REASONABLE REMAKES: Judgment Night

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Under The Gun is continuing our efforts to bring you more original and engaging content with REASONABLE REMAKES. Written by film-nerd Justin Proper, this column aims to highlight Hollywood’s forgotten gems and spark debate.

You see, we’ve grown tired of Hollywood rehashing ideas we’re old enough to remember. Why remake something the majority of the planet still remembers and loves deeply when there are tons of films that deserve a chance to be as great as modern technology and skill can make them? If you agree, this column is for you.

This weeks column was contributed by Boston Examiner Film Critic Ken Murray. (Follow him on Twitter)

I’m not the biggest fan of remakes or reboots, but that being said I understand the reasoning behind them. They tend to make money and for the most part, the target audience doesn’t even realize the movie is a remake in the first place (seriously I got many deer in headlights looks when I mentioned last year that Arthur was a remake). Kids today. So that being said since Hollywood is going to make them, coming up with ideas for remakes is pretty easy. How about this little gem?

Do you remember the 1993 film Judgment Night? If you are of a certain age range you do. It wasn’t great to be remembered by everyone, but it’s also one of those guilty pleasures you watched over and over again. For those not familiar with the film, it was about four friends who are heading to a boxing match in a big RV who take a wrong turn into the ghetto and witness a murder. The bad guys of course come chasing after them because like with every murder, there can’t be any witnesses. At the time the two biggest names in the film were Emilio Estevez (coming off the hit The Mighty Ducks) and Cuba Gooding Jr. (with previous strong performances in A Few Good Men and Boyz n the Hood). Nowadays the film would be sold on the names Denis Leary (Rescue Me) and Jeremy Piven (Entourage).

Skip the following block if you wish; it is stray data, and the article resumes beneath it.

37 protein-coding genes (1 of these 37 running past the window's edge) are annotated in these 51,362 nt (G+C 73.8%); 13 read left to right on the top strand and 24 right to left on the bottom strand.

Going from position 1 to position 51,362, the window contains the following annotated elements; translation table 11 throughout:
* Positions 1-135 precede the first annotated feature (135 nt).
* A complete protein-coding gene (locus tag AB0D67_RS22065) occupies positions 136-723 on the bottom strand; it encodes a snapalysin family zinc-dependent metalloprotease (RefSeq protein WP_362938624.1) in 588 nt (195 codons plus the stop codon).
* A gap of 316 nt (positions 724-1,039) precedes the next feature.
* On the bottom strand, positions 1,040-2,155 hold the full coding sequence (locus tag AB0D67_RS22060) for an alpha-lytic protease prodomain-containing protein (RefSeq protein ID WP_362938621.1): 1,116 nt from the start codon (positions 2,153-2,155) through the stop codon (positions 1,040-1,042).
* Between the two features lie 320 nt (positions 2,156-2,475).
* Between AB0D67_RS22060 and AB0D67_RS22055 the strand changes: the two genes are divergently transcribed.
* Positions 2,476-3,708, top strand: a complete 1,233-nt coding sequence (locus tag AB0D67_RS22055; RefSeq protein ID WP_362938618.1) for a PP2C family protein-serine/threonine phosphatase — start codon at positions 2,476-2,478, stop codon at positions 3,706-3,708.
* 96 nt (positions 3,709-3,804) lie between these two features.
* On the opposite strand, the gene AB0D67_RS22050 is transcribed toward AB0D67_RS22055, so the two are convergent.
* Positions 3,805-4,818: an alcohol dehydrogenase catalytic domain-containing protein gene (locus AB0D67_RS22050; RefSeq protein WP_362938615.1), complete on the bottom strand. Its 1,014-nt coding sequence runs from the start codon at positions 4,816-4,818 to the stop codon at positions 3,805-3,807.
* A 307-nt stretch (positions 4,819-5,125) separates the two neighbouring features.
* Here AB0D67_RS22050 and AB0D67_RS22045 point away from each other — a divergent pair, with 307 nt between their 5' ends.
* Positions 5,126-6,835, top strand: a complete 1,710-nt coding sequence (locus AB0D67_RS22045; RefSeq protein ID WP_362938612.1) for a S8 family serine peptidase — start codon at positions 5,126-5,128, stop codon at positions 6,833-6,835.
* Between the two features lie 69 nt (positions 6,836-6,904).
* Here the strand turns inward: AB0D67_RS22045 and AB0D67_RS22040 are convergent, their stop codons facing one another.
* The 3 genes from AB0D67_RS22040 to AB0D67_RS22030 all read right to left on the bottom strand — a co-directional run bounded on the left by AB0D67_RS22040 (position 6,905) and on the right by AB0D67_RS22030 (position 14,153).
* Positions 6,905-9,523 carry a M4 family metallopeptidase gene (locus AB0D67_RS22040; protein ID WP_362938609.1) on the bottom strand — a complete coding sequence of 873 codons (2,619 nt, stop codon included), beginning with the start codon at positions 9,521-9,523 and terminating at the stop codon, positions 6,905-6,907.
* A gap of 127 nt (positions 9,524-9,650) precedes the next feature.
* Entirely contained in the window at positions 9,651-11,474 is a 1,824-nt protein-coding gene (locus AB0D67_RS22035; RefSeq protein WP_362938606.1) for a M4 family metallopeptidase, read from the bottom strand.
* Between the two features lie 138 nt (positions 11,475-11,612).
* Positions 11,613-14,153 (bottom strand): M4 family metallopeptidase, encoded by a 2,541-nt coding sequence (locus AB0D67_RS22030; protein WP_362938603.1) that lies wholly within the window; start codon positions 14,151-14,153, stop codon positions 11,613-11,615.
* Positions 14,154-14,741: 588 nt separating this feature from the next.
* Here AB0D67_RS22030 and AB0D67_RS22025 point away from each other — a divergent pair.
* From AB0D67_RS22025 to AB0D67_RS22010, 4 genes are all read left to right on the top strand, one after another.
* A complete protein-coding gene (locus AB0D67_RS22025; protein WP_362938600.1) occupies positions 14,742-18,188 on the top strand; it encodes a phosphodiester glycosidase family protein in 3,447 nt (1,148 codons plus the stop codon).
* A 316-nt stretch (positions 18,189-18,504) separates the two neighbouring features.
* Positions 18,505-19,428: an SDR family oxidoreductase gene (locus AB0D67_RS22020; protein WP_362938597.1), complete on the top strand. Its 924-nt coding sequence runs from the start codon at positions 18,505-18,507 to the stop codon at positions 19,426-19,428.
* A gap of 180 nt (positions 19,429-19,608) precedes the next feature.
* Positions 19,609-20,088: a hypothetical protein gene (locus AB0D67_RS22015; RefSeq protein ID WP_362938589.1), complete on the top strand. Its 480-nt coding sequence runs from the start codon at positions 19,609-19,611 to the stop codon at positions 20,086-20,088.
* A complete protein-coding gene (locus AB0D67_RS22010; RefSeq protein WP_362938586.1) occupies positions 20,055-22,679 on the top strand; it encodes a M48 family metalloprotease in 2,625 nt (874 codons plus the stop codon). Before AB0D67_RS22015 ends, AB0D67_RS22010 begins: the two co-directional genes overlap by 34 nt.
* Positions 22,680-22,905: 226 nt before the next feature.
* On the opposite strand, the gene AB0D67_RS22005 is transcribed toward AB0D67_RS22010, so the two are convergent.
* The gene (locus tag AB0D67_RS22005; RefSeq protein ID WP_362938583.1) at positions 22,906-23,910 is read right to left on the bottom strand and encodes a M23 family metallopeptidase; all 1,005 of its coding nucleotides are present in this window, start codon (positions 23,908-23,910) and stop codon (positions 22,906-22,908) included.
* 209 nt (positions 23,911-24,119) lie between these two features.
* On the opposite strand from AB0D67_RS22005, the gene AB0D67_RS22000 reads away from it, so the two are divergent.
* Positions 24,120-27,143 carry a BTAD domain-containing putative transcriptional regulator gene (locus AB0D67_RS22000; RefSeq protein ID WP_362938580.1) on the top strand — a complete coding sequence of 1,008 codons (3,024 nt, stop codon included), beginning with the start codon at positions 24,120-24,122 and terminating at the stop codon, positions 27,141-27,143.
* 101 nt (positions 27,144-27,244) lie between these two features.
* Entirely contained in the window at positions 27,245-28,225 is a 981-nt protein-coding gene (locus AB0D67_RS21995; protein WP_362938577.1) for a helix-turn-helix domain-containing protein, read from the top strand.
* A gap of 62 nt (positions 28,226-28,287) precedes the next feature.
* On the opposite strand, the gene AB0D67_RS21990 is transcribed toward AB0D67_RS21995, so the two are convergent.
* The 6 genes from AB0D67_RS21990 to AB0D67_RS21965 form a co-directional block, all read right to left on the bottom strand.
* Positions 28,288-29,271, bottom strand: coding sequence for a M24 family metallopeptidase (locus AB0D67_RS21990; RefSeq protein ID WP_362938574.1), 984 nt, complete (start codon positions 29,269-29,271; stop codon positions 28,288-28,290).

The film would make an easy transition into the 21st century. The story itself is pretty universal and would only need a little tweaking. Since boxing is dead until we get an actual match between Mayweather and Pacquiao, today’s remake would have them going to a UFC/MMA fight. They could still pile into an RV and even 20 years later, we still have ghettos. So the story is set, how about the casting?